Tuesday I’ll be talking to Chris Young’s students about doing oral history.  Oral history has a long, honorable tradition and is a necessary way to study history “from the bottom up.”  I’ll start with practical dos and don’t (using some of my experiences both good and bad), talk a little about memory and contemporary history, and go into detail on recent interviews I’ve done with Sheriff Dominguez, Congressman Visclosky, Earline Rogers, and Vernon Smith and experiences of my eight seminar students who in the mid-1990s participated in a Cedar Lake oral history project. 

Here’s how I described my “Cedar Lake gang,” as I called them, in an Editor’s Note” to my Cedar Lake Shavings (volume 26, 1997): 
Each made unique contributions.  Although all took turns videotaping, Daniel Avita was the most comfortable handling the camcorder and also the most popular with the older ladies.  Scott Carnahan, who grew up in Cedar Lake, went with me to Bea Horner’s apartment for what turned out to be a memorable interview (Scott asked her about her ancestors and she started weeping uncontrollably because some, Native Americans, had been forced to leave Northwest Indiana in the 1830s). David Espinosa made yeoman efforts to stifle his tendency to do most of the talking in a conversation and got some great bait stories out of Ted Gross, who owned Pine Crest Marina/ Boat Sales and Service.  Dario llano set records for most questions and least questions asked in back-to-back interviews with Chief Huck Moody and farmer James Saberniak.  Gail Simpson was perhaps our best listener, Kaneka Turner the most patient of the group, Jacki Snow the most persistent, and Gail Julaski the best at putting her subject at ease.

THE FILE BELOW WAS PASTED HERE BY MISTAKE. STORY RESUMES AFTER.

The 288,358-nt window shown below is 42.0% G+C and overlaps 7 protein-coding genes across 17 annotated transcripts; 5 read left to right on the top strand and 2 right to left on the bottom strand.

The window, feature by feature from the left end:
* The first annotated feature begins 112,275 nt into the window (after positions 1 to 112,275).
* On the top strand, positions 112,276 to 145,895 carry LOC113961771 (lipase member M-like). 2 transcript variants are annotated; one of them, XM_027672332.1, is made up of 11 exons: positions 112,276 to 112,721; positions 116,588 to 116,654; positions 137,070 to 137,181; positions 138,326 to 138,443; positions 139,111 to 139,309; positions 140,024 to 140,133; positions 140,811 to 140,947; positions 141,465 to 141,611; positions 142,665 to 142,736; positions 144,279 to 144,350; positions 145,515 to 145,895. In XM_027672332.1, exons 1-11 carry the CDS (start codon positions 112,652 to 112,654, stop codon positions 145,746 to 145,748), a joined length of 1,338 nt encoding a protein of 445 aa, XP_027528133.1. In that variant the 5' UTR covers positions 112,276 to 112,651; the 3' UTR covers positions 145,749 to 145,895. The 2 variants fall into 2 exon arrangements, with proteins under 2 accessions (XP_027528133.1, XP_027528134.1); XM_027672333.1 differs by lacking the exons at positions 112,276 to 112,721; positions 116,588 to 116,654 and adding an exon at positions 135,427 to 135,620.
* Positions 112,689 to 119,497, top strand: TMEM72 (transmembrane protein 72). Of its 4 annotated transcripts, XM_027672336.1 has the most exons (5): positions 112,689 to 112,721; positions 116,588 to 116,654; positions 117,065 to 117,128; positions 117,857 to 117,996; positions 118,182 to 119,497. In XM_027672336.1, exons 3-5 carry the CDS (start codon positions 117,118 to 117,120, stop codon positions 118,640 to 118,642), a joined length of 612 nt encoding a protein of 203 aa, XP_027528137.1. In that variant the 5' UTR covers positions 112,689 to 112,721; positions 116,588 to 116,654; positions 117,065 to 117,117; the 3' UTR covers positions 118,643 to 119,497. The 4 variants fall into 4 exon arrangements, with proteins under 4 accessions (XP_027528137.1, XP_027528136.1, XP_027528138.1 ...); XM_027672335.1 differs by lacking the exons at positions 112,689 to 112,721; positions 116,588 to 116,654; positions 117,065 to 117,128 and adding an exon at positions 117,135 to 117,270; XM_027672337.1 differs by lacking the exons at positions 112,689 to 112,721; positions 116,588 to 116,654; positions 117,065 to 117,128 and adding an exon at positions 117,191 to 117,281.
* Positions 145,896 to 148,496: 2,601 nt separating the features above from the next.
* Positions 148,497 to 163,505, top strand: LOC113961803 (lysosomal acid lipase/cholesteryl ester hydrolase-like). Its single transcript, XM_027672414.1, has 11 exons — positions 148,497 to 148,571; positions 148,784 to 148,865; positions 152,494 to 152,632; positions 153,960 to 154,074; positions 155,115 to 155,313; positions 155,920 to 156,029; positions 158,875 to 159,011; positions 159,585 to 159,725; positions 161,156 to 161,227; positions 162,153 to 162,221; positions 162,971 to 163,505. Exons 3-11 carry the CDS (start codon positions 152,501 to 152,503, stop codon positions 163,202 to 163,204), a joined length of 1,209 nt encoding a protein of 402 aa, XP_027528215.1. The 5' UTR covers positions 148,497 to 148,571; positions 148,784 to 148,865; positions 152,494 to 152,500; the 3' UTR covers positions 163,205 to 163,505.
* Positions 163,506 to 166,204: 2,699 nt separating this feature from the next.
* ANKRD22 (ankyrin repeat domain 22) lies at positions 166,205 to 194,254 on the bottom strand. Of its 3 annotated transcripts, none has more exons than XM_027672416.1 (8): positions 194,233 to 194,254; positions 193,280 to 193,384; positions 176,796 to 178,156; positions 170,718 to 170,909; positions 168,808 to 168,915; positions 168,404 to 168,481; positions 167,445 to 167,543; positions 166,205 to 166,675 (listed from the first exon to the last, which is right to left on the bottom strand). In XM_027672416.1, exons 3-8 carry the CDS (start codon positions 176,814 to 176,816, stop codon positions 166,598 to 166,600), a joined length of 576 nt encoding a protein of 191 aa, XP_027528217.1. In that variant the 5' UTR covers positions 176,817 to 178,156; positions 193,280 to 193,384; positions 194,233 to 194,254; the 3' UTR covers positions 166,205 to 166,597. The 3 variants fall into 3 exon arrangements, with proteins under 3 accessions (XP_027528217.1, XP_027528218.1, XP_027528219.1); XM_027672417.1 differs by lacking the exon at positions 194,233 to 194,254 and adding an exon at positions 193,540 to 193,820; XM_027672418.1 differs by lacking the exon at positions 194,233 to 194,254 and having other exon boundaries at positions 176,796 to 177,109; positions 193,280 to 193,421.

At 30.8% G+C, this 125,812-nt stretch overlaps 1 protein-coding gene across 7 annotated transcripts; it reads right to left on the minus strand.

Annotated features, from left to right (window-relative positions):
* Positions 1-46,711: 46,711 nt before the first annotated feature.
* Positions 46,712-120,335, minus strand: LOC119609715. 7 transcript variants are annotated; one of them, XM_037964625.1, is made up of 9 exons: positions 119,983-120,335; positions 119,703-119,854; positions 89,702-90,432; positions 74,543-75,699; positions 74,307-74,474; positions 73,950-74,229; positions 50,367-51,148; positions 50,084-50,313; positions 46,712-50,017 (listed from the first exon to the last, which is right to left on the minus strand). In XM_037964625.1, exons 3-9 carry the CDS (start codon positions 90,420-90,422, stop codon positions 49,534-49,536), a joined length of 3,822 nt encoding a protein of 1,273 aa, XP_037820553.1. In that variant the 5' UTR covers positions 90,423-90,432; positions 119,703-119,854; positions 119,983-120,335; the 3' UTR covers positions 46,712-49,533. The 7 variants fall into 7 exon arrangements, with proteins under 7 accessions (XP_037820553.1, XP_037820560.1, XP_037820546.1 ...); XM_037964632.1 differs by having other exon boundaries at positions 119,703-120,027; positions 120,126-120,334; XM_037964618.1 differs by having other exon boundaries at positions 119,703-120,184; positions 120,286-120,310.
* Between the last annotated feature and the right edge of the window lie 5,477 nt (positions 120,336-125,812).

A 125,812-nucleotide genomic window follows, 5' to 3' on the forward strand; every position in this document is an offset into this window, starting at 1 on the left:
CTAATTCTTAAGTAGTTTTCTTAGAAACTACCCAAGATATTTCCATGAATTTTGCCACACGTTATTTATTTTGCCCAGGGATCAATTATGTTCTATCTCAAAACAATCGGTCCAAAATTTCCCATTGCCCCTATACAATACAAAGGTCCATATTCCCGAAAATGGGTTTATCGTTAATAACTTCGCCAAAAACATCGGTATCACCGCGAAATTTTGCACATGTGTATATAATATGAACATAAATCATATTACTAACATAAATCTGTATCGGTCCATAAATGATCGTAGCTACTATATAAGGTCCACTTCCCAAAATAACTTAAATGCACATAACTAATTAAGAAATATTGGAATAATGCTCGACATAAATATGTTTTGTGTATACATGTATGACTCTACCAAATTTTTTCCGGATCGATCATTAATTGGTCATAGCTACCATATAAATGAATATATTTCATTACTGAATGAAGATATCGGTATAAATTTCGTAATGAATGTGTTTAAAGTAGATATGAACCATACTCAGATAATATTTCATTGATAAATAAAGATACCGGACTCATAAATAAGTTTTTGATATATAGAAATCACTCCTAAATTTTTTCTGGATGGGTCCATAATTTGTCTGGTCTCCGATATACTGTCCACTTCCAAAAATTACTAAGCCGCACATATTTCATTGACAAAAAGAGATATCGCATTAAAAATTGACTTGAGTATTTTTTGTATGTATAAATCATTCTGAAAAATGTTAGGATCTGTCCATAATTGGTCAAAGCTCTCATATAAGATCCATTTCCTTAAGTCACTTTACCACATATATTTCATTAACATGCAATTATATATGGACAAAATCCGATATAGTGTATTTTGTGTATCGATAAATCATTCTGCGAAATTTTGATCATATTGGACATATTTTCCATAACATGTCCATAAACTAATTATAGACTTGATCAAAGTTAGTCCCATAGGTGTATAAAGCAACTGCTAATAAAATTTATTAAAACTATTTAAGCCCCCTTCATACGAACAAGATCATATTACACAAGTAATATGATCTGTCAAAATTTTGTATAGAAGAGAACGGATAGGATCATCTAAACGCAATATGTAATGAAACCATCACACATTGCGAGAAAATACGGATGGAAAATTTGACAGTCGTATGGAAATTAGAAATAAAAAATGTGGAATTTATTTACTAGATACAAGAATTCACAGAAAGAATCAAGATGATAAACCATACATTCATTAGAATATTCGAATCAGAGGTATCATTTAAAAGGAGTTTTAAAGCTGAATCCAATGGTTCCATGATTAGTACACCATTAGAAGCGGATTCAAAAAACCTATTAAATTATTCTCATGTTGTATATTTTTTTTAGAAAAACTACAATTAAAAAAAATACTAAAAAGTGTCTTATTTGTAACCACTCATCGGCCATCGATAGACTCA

Not that, under my direction, we didn’t make our share of mistakes.  On the first day of the shoot we failed to secure the stage area properly and picked up a lot of extraneous noises.  Our sources, mostly senior citizens who had moved to Cedar Lake right after World War II intending to start families in a safe, countrified environment, sometimes got off the subject, perhaps due to our failure to explain our objectives.  In our zeal for interesting anecdotes we may have missed opportunities to be more analytical.  Still the raw material was rich and at times surprisingly candid.  To say the least, it was a learning experience.  Virtually all the students did their best interview the third time around, out of my earshot and using audiotape rather than videotape.

My afternoon itinerary includes trips to Albanese Confectionary to buy macadamia nuts for Toni’s birthday, best Buy to use my thirty dollars of credit I received for being over-charged for two Parquet Court CDs, and Toyota service to replace a headlight I discovered was out last night.  There are signs that we might get a gradual warm-up, but another blizzard is pounding the South and East Coast.  Jerry Pierce posted a photo of his car and mailbox along with this note: “My mission: find Punxatawmey Phil and kick him right in his goofy rodent teeth.  Who’s with me?”